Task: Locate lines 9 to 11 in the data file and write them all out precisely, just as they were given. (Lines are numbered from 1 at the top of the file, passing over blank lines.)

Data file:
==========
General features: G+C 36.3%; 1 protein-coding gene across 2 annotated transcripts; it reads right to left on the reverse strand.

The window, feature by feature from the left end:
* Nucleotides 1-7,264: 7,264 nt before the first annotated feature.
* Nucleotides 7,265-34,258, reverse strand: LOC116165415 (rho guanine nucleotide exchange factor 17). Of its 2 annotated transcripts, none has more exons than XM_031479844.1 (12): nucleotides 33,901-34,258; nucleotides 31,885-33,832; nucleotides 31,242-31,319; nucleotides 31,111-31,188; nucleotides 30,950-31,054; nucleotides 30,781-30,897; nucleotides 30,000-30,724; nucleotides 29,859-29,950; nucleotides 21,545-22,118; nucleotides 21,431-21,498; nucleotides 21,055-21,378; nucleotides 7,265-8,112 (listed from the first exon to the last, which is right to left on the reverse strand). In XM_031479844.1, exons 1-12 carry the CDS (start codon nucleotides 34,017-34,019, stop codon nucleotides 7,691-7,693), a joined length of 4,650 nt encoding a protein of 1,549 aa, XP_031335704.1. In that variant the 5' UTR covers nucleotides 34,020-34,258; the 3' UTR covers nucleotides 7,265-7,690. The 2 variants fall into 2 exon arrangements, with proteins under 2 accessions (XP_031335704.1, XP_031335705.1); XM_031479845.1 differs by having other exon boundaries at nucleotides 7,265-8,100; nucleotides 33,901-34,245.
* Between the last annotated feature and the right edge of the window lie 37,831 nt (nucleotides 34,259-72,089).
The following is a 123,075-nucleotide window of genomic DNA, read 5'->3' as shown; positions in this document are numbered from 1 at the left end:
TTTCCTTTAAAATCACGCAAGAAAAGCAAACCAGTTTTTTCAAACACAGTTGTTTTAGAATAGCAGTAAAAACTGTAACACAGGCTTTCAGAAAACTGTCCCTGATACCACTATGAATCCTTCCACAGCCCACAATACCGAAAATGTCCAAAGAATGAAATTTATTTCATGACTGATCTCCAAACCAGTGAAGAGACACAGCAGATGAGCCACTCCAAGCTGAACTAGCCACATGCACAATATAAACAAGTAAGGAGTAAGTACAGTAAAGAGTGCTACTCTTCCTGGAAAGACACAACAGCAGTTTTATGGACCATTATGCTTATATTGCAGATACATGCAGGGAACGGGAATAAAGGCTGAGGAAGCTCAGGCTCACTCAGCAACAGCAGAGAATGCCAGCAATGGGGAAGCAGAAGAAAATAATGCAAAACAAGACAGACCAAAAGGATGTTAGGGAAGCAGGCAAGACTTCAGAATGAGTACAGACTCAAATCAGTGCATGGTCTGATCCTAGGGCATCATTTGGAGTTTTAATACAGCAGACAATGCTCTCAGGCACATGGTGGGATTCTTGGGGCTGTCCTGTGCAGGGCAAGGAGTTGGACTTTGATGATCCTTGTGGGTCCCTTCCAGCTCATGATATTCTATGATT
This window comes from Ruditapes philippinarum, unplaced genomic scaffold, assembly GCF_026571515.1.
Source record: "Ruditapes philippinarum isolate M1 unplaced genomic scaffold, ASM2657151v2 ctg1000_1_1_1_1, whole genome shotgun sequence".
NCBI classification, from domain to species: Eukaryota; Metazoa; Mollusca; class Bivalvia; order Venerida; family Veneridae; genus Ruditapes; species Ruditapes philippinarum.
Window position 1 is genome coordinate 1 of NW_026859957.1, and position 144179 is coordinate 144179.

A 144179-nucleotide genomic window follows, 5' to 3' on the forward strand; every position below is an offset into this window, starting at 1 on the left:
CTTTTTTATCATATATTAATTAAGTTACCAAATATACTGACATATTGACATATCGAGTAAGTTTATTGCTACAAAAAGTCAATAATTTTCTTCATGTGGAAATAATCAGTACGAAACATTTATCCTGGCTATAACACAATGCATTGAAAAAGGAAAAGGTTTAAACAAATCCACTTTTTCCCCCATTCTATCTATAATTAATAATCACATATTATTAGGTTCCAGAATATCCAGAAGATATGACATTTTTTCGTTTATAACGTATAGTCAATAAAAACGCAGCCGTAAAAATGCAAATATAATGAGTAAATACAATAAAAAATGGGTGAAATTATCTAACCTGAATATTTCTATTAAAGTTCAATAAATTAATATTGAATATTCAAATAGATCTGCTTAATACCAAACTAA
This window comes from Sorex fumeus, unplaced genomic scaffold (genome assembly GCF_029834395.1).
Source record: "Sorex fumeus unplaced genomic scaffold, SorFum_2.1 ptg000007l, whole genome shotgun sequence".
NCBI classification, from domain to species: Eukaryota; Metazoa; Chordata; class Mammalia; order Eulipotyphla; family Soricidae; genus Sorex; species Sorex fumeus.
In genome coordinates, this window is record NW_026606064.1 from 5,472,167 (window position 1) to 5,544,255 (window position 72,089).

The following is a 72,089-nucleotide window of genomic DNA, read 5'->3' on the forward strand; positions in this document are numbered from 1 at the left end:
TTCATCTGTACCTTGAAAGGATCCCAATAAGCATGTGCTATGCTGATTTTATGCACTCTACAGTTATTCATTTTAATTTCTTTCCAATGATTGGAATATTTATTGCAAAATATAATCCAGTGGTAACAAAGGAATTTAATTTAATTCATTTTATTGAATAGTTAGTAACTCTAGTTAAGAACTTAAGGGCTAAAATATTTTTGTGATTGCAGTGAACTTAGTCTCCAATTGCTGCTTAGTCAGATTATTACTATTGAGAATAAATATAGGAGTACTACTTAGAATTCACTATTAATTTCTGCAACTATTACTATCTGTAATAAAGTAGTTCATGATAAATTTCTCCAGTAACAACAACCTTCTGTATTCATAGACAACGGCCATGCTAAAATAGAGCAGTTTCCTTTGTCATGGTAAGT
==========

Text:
Source record: "Ruditapes philippinarum isolate M1 unplaced genomic scaffold, ASM2657151v2 ctg1000_1_1_1_1, whole genome shotgun sequence".
NCBI classification, from domain to species: Eukaryota; Metazoa; Mollusca; class Bivalvia; order Venerida; family Veneridae; genus Ruditapes; species Ruditapes philippinarum.
Window position 1 is genome coordinate 1 of NW_026859957.1, and position 144179 is coordinate 144179.